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Can I Refuse a DUI Checkpoint?

While there are exceptions (Idaho, Iowa, Michigan, Minnesota, Oregon, Rhode Island, Texas, Washington, Wisconsin, and Wyoming), nearly every state in the US allows DUI checkpoints. They can occur all year round but they are most often set up near hotspots for drunk driving, or in a perimeter around sports and entertainment events.

When you are approaching a DUI checkpoint, you have options and rights. You may be wondering if one of those rights is to choose to simply refuse the checkpoint. If you want to understand the possibilities and consequences of that decision, you can find some important information, below.

 

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Is it legal to simply ignore the checkpoint?

No, this is not legal or a good idea. If an officer asks you to stop your car, but you continue driving, you may put yourself in danger of being charged with many different offenses—some of them more serious than a standard DUI.

Because the officers are likely to be standing in the road, it is difficult to move past any checkpoint without endangering the officers who are manning it. That will result in much more significant charges than you would be facing even if you are driving over the legal limit.

Instead of facing an ignition interlock device, you may lose your driving privileges entirely for a long time.

If you drive through a checkpoint without causing any danger to anyone, you can still expect to be pursued and stopped. After that, you will almost definitely end up taking a DUI test regardless of your wishes.

 

Is it legal to avoid the checkpoint?

Avoiding a checkpoint isn’t strictly illegal, especially if the avoidance is incidental (for example, if you always take the route home that has a turn just before a checkpoint). However, deliberately avoiding the checkpoint within site of it may attract attention, and make it more likely that you will be stopped.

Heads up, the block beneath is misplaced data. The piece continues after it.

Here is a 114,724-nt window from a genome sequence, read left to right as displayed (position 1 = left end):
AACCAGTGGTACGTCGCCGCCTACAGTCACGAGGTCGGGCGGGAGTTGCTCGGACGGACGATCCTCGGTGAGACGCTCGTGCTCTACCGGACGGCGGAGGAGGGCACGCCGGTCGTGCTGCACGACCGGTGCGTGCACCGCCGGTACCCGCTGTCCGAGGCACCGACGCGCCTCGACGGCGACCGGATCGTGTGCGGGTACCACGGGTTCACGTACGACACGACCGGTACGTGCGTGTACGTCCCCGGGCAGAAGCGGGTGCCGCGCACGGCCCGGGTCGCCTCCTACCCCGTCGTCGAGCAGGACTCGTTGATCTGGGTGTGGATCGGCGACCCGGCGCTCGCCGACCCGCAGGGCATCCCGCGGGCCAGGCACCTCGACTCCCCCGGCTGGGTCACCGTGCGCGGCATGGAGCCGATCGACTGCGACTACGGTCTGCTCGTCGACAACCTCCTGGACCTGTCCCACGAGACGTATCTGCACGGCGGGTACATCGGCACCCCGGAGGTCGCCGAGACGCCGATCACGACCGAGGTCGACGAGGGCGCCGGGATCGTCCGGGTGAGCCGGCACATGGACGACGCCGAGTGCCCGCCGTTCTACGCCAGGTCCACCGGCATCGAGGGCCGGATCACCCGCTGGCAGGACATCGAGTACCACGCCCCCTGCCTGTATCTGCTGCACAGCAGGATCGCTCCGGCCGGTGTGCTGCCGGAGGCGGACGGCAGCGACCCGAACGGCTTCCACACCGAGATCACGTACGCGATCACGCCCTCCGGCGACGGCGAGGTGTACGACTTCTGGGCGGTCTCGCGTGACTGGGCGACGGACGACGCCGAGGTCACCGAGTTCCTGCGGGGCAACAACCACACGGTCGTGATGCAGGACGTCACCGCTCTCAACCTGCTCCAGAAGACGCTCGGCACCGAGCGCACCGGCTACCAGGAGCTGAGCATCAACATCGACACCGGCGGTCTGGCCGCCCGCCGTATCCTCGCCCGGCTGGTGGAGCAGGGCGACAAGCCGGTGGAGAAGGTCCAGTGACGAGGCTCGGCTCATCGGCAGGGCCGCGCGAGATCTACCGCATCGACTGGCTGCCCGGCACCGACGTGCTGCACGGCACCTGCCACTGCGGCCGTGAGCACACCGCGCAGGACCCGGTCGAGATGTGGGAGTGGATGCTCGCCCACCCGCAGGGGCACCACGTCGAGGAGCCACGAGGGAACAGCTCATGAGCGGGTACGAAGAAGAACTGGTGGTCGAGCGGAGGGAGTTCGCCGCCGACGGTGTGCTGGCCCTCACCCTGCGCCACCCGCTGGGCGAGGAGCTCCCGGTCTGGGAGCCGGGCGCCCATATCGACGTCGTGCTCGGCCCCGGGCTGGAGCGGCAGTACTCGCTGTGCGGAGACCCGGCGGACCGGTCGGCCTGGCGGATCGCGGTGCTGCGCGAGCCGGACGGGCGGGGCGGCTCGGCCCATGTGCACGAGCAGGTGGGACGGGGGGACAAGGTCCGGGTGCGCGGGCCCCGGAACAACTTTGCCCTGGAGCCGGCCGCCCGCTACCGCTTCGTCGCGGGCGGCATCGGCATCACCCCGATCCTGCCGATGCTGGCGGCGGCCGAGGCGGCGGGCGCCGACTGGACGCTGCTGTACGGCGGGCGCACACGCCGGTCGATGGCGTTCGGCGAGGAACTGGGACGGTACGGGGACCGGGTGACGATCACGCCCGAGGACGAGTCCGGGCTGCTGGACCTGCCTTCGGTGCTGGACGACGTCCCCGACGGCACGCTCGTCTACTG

There are typically patrol cars spread out in the area around a checkpoint, and erratic behavior such as u-turns may provide probable cause for a traffic stop.

That said, the locations of traffic stops are often announced in advance for the purpose of public safety. It is not a crime to path your route home so that you do not pass through any checkpoints as long as that doesn’t result in irregular behavior on the road.

 

Is it legal to remain silent?

You cannot skip a DUI checkpoint, but you can refuse a search of your vehicle or refuse to take a breathalyzer test. This doesn’t mean that you can’t be compelled to take a test, just that a test can only take place after a formal arrest. You can choose to remain silent.

While this is an option, it’s not necessarily the one that’s in your best interest. If you are not over the limit, but simply protective of your rights, being arrested will be a far greater inconvenience to you.

In most cases, the most efficient way to respond to a DUI checkpoint is by politely answering the questions that you are asked.

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